Many law enforcement agencies throughout Minnesota are heeding the warnings about driving in the winter.
Crashes occur no matter what time of year it is. You see an increase in motorcycle crashes during the warmer months, while you see truck and car crashes throughout the entire year. Historically, the winter months see a higher number of crashes. However, the number of fatalities is less in the winter than in the summer because the speeds seem to be much greater when the roads are dry compared to when they are covered in snow and ice. Higher speeds produce more serious injuries and deaths, making it the number one factor that contributes to accidents and how serious the end result is.
When it comes to SUV crashes, these increase during the winter because of the false sense of security that the vehicles give their drivers. However, some of these vehicles are more susceptible to rollover than others and they can still slide on the roadway even if they have four-wheel drive.
Then, of course, the weather conditions are a major factor in accidents. You can have one person driving carefully for them to be hit by another who was driving carelessly on the hazardous roadway. It is not unheard of for the Minnesota State Patrol to see 200 to 400 vehicles off of the road or in crashes during a winter storm. Winter white-out conditions are quite common during the winter in Minnesota.
Here are some tips to motorists to help them while on the roads include:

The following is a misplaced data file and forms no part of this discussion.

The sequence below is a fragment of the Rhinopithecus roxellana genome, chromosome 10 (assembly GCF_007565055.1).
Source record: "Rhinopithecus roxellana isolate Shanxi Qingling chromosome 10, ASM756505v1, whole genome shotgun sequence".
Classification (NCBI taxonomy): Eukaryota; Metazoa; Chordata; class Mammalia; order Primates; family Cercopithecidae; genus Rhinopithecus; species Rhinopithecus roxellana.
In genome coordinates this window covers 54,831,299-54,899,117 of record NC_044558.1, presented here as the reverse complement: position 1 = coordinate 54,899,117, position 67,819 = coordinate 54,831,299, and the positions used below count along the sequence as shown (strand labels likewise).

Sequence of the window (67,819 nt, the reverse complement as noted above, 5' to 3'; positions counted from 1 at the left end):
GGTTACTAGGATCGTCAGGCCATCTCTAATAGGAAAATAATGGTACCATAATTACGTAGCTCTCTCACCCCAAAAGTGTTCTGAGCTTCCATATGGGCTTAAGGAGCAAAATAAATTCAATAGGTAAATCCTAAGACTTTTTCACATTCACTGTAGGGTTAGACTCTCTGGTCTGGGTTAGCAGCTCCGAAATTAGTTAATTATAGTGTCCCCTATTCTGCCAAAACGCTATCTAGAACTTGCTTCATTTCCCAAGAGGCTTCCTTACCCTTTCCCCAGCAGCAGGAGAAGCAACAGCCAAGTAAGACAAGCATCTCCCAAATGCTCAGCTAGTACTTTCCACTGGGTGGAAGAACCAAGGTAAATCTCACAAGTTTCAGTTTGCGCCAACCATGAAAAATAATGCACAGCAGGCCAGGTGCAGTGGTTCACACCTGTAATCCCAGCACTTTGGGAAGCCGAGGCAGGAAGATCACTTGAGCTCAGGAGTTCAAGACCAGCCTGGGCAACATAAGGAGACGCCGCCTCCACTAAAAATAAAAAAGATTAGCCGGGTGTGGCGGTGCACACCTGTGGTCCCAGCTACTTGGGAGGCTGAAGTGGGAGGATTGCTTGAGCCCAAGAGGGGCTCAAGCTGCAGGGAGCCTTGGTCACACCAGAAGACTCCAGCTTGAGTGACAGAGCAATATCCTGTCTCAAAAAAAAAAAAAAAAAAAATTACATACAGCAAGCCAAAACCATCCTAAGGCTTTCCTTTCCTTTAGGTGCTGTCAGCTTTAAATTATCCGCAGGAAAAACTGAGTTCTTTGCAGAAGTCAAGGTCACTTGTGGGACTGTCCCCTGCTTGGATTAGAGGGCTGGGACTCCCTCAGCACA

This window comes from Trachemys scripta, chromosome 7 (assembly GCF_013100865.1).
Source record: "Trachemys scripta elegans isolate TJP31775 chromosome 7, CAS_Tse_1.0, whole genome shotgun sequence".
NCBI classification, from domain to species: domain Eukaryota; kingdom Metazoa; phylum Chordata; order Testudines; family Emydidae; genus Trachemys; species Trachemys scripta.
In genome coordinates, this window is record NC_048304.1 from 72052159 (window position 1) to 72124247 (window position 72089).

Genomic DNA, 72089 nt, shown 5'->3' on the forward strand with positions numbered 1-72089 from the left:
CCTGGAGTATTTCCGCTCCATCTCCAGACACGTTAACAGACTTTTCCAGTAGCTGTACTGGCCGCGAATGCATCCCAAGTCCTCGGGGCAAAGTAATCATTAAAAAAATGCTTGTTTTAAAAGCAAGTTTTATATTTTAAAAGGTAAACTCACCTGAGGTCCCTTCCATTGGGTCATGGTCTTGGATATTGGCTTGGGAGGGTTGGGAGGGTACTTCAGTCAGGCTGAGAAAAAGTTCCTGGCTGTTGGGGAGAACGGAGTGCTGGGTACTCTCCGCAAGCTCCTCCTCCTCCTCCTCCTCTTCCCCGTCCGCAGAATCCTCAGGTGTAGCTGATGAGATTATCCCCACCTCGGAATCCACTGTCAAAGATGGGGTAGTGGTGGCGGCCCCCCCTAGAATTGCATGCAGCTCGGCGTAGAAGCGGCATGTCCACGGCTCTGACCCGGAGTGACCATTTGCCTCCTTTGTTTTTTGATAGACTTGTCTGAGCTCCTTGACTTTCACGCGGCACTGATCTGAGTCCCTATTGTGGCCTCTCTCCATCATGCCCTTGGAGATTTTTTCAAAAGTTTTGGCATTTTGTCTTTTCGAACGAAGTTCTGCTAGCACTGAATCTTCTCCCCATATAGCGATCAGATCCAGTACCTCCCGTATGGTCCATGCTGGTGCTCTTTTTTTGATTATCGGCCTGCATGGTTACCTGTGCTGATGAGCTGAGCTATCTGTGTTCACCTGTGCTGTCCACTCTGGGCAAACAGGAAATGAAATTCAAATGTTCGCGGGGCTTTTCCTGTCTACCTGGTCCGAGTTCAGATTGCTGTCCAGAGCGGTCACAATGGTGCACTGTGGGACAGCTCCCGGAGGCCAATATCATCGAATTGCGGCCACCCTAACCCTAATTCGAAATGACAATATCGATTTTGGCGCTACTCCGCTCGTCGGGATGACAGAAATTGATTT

- Always wear seat belts in case an accident does occur. If you are driving carefully and not wearing your seat belt, you could still be seriously injured or killed if you encounter a careless driver on the roadway.
- Leave for your destination in plenty of time because taking your time can make a great difference in your safety.
- Travel a speed that is appropriate for the weather conditions. While it may seem as if your vehicle has a good grip on the road, all it takes is one patch of ice. If someone else is at fault in an accident, your speed can still play a factor in the severity of the injuries.
- Traveling at a lower speed can reduce the number of crashes and even minimize the impact of those that occur.
- Ensure there is enough of a stopping distance between you and the car in front of you. If you rear-end a car that slammed on their brakes, you will be cited for the accident and not them.
- Leave plenty of room between you and snow plows. Sometimes they leave clumps of snow behind that you need to be able to see to avoid. Plus, snow plows may have to suddenly stop.
- Keep the cruise control off in bad weather conditions. This keeps your foot right by the brake pedal.
- Headlights should be on when it is snowing and sleeting so that you are seen. Look out for vehicles that don’t have their headlights because these vehicles tend to be among those involved in accidents.
While not every accident can be avoided, some can be. Those that can’t be, the seriousness of them can be reduced in some cases. All it takes is some careful driving and alertness while on the road.